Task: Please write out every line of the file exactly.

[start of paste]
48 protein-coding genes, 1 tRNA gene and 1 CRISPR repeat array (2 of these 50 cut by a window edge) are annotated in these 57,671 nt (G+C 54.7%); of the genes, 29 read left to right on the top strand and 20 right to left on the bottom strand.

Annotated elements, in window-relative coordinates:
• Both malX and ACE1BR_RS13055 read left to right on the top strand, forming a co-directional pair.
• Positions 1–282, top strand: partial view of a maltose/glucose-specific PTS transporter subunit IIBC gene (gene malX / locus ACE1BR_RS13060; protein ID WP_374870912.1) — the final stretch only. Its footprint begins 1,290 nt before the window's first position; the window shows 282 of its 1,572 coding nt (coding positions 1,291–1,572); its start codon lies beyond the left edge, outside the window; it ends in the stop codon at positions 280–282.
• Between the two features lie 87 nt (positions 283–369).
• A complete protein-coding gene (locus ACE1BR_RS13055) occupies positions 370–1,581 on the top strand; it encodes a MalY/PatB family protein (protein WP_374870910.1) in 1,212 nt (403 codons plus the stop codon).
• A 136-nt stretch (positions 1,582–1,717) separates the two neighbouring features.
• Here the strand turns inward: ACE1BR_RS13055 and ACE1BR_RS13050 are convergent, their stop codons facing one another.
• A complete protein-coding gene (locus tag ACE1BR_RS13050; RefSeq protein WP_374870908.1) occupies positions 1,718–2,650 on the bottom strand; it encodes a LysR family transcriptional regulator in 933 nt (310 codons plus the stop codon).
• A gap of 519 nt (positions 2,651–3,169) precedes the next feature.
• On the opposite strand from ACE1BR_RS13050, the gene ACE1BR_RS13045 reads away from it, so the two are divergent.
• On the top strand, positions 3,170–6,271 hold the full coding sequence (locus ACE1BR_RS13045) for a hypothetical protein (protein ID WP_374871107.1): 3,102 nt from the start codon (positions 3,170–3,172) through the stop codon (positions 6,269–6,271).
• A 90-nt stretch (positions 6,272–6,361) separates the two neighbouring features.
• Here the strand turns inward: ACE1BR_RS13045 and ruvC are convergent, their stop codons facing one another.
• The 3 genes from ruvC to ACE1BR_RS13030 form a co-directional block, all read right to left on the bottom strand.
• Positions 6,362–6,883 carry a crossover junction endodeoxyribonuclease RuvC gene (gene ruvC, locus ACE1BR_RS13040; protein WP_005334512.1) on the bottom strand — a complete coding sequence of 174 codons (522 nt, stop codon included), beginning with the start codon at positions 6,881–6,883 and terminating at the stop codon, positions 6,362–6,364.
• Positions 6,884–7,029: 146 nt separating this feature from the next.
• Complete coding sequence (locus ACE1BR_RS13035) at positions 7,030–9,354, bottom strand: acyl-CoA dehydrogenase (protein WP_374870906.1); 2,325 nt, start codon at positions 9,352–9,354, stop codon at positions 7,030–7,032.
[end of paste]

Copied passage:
48 protein-coding genes, 1 tRNA gene and 1 CRISPR repeat array (2 of these 50 cut by a window edge) are annotated in these 57,671 nt (G+C 54.7%); of the genes, 29 read left to right on the top strand and 20 right to left on the bottom strand.

Annotated elements, in window-relative coordinates:
• Both malX and ACE1BR_RS13055 read left to right on the top strand, forming a co-directional pair.
• Positions 1–282, top strand: partial view of a maltose/glucose-specific PTS transporter subunit IIBC gene (gene malX / locus ACE1BR_RS13060; protein ID WP_374870912.1) — the final stretch only. Its footprint begins 1,290 nt before the window's first position; the window shows 282 of its 1,572 coding nt (coding positions 1,291–1,572); its start codon lies beyond the left edge, outside the window; it ends in the stop codon at positions 280–282.
• Between the two features lie 87 nt (positions 283–369).
• A complete protein-coding gene (locus ACE1BR_RS13055) occupies positions 370–1,581 on the top strand; it encodes a MalY/PatB family protein (protein WP_374870910.1) in 1,212 nt (403 codons plus the stop codon).
• A 136-nt stretch (positions 1,582–1,717) separates the two neighbouring features.
• Here the strand turns inward: ACE1BR_RS13055 and ACE1BR_RS13050 are convergent, their stop codons facing one another.
• A complete protein-coding gene (locus tag ACE1BR_RS13050; RefSeq protein WP_374870908.1) occupies positions 1,718–2,650 on the bottom strand; it encodes a LysR family transcriptional regulator in 933 nt (310 codons plus the stop codon).
• A gap of 519 nt (positions 2,651–3,169) precedes the next feature.
• On the opposite strand from ACE1BR_RS13050, the gene ACE1BR_RS13045 reads away from it, so the two are divergent.
• On the top strand, positions 3,170–6,271 hold the full coding sequence (locus ACE1BR_RS13045) for a hypothetical protein (protein ID WP_374871107.1): 3,102 nt from the start codon (positions 3,170–3,172) through the stop codon (positions 6,269–6,271).
• A 90-nt stretch (positions 6,272–6,361) separates the two neighbouring features.
• Here the strand turns inward: ACE1BR_RS13045 and ruvC are convergent, their stop codons facing one another.
• The 3 genes from ruvC to ACE1BR_RS13030 form a co-directional block, all read right to left on the bottom strand.
• Positions 6,362–6,883 carry a crossover junction endodeoxyribonuclease RuvC gene (gene ruvC, locus ACE1BR_RS13040; protein WP_005334512.1) on the bottom strand — a complete coding sequence of 174 codons (522 nt, stop codon included), beginning with the start codon at positions 6,881–6,883 and terminating at the stop codon, positions 6,362–6,364.
• Positions 6,884–7,029: 146 nt separating this feature from the next.
• Complete coding sequence (locus ACE1BR_RS13035) at positions 7,030–9,354, bottom strand: acyl-CoA dehydrogenase (protein WP_374870906.1); 2,325 nt, start codon at positions 9,352–9,354, stop codon at positions 7,030–7,032.